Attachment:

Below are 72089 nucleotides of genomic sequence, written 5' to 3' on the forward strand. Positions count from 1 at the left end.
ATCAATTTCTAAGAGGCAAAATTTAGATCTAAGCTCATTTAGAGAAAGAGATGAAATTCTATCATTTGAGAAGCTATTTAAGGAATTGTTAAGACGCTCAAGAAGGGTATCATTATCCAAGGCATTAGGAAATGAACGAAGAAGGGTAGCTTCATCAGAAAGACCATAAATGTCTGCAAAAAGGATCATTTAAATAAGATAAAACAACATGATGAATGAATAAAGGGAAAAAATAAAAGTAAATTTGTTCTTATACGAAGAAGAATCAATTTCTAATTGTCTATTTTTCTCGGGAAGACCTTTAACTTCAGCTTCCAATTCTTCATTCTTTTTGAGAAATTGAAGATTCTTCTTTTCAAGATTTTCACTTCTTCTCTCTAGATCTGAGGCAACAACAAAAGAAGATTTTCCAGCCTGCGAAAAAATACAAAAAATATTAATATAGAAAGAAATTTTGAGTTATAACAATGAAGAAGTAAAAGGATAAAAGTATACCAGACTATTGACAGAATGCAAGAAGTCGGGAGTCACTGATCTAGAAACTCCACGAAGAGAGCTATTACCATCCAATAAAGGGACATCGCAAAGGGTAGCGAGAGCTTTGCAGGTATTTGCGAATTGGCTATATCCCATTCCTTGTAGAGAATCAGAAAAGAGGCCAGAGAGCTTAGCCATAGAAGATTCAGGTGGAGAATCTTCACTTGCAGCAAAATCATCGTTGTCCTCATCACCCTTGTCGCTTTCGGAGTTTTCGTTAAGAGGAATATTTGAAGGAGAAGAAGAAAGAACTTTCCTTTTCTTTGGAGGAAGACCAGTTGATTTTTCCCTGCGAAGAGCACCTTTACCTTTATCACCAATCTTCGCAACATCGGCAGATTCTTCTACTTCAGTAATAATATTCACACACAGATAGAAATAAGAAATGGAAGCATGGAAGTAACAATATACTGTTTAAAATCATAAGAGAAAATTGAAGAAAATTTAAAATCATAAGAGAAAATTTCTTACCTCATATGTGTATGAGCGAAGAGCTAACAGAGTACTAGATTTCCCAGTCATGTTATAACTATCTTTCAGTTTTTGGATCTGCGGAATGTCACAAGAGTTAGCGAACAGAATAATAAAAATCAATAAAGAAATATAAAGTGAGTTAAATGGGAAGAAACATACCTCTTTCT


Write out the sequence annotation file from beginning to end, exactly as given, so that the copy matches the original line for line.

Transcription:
Below are 72089 nucleotides of genomic sequence, written 5' to 3' on the forward strand. Positions count from 1 at the left end.
ATCAATTTCTAAGAGGCAAAATTTAGATCTAAGCTCATTTAGAGAAAGAGATGAAATTCTATCATTTGAGAAGCTATTTAAGGAATTGTTAAGACGCTCAAGAAGGGTATCATTATCCAAGGCATTAGGAAATGAACGAAGAAGGGTAGCTTCATCAGAAAGACCATAAATGTCTGCAAAAAGGATCATTTAAATAAGATAAAACAACATGATGAATGAATAAAGGGAAAAAATAAAAGTAAATTTGTTCTTATACGAAGAAGAATCAATTTCTAATTGTCTATTTTTCTCGGGAAGACCTTTAACTTCAGCTTCCAATTCTTCATTCTTTTTGAGAAATTGAAGATTCTTCTTTTCAAGATTTTCACTTCTTCTCTCTAGATCTGAGGCAACAACAAAAGAAGATTTTCCAGCCTGCGAAAAAATACAAAAAATATTAATATAGAAAGAAATTTTGAGTTATAACAATGAAGAAGTAAAAGGATAAAAGTATACCAGACTATTGACAGAATGCAAGAAGTCGGGAGTCACTGATCTAGAAACTCCACGAAGAGAGCTATTACCATCCAATAAAGGGACATCGCAAAGGGTAGCGAGAGCTTTGCAGGTATTTGCGAATTGGCTATATCCCATTCCTTGTAGAGAATCAGAAAAGAGGCCAGAGAGCTTAGCCATAGAAGATTCAGGTGGAGAATCTTCACTTGCAGCAAAATCATCGTTGTCCTCATCACCCTTGTCGCTTTCGGAGTTTTCGTTAAGAGGAATATTTGAAGGAGAAGAAGAAAGAACTTTCCTTTTCTTTGGAGGAAGACCAGTTGATTTTTCCCTGCGAAGAGCACCTTTACCTTTATCACCAATCTTCGCAACATCGGCAGATTCTTCTACTTCAGTAATAATATTCACACACAGATAGAAATAAGAAATGGAAGCATGGAAGTAACAATATACTGTTTAAAATCATAAGAGAAAATTGAAGAAAATTTAAAATCATAAGAGAAAATTTCTTACCTCATATGTGTATGAGCGAAGAGCTAACAGAGTACTAGATTTCCCAGTCATGTTATAACTATCTTTCAGTTTTTGGATCTGCGGAATGTCACAAGAGTTAGCGAACAGAATAATAAAAATCAATAAAGAAATATAAAGTGAGTTAAATGGGAAGAAACATACCTCTTTCT